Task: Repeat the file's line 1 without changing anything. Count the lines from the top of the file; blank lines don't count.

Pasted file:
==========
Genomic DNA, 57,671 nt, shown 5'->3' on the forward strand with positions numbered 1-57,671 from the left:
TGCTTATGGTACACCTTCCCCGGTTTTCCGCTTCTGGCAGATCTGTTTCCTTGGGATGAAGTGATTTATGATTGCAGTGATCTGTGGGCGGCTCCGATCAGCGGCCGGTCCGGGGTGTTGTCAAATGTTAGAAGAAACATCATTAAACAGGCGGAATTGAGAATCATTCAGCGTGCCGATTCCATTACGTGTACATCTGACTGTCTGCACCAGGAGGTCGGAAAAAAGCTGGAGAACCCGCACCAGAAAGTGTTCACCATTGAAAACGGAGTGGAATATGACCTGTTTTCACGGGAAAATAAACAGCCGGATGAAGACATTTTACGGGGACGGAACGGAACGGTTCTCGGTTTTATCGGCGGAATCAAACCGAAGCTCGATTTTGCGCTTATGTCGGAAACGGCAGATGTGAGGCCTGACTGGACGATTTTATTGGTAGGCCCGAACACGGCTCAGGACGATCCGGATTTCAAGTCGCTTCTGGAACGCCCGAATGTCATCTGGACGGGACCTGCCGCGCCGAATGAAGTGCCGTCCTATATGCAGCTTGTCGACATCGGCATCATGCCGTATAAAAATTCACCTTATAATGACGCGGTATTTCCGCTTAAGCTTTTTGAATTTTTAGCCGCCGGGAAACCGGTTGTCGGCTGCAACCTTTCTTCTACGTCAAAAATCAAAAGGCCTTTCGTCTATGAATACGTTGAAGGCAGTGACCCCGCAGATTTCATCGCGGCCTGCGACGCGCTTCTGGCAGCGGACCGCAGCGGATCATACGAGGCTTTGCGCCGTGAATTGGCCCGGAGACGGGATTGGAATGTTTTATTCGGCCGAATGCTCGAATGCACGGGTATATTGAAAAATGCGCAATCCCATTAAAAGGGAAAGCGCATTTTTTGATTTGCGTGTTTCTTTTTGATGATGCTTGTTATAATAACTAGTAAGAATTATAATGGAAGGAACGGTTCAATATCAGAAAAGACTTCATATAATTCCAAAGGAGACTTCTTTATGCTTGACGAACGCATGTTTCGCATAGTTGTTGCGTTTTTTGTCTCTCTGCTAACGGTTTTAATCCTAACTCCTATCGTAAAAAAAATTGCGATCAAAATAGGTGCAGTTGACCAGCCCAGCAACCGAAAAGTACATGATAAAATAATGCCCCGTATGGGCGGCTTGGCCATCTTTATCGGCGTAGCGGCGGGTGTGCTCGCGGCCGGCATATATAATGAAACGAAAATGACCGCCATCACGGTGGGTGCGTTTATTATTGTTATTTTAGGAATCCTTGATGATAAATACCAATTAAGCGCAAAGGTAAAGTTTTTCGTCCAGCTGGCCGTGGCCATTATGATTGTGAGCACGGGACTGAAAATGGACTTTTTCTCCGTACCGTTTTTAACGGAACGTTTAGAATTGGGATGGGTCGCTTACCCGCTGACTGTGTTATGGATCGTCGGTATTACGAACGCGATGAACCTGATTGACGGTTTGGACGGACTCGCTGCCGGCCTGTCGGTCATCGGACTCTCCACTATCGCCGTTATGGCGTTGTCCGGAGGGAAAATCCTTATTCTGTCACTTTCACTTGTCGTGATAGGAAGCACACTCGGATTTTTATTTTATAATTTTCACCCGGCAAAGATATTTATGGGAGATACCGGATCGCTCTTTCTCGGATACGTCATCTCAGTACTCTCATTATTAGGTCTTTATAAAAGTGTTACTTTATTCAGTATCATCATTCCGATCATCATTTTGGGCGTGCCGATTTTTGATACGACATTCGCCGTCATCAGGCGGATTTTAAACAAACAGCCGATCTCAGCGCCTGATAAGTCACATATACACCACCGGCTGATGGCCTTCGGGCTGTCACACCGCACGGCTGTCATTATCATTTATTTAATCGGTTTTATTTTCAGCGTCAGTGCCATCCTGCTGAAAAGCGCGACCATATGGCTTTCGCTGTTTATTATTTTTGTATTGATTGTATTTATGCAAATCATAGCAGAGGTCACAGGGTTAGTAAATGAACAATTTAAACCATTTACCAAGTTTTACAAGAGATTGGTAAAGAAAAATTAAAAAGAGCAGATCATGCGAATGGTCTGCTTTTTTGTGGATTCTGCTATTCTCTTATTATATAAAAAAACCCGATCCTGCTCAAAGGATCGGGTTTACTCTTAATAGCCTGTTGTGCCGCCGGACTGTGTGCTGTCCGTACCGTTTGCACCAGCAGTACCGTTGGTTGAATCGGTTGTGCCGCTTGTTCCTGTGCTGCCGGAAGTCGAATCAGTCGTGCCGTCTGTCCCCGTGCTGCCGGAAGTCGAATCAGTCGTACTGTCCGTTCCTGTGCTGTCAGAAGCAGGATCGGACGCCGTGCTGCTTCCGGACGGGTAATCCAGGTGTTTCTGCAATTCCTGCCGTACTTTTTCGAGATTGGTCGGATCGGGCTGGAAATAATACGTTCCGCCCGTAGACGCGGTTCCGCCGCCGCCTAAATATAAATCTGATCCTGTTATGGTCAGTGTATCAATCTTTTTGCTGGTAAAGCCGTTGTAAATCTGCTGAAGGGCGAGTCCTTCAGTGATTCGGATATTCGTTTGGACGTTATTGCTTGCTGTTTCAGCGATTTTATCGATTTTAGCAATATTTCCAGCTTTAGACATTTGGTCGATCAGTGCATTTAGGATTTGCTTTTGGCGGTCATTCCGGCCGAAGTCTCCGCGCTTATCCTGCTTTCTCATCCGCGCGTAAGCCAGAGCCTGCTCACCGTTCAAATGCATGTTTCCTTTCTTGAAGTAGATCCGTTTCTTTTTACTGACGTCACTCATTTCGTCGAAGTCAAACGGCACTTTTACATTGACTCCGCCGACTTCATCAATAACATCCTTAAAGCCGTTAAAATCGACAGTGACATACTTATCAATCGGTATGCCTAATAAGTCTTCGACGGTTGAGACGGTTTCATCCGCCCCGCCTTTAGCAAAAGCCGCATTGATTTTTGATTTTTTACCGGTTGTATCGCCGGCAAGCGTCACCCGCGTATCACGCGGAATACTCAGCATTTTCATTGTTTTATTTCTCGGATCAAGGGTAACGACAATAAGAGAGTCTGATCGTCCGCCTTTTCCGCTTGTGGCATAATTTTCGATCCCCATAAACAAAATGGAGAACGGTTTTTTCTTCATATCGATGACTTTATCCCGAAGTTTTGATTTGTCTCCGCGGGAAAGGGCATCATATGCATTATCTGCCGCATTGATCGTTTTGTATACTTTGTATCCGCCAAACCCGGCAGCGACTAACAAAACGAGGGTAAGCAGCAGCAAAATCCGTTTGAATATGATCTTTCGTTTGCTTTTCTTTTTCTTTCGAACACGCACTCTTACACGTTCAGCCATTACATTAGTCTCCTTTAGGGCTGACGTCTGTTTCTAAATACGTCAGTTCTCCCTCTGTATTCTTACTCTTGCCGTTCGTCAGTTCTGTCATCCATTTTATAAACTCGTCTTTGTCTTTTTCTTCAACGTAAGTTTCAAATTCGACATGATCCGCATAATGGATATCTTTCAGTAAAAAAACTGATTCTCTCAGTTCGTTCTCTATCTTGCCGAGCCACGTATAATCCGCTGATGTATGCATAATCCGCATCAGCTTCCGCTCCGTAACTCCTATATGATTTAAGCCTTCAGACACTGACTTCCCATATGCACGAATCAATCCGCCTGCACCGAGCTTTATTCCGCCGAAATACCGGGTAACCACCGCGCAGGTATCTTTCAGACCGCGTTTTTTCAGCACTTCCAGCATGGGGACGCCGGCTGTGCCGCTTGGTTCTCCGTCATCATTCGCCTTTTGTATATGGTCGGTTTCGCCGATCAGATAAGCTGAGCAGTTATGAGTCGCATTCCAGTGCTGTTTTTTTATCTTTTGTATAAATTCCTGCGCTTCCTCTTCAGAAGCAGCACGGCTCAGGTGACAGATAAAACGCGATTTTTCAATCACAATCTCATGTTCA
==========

Genomic DNA, 57,671 nt, shown 5'->3' on the forward strand with positions numbered 1-57,671 from the left: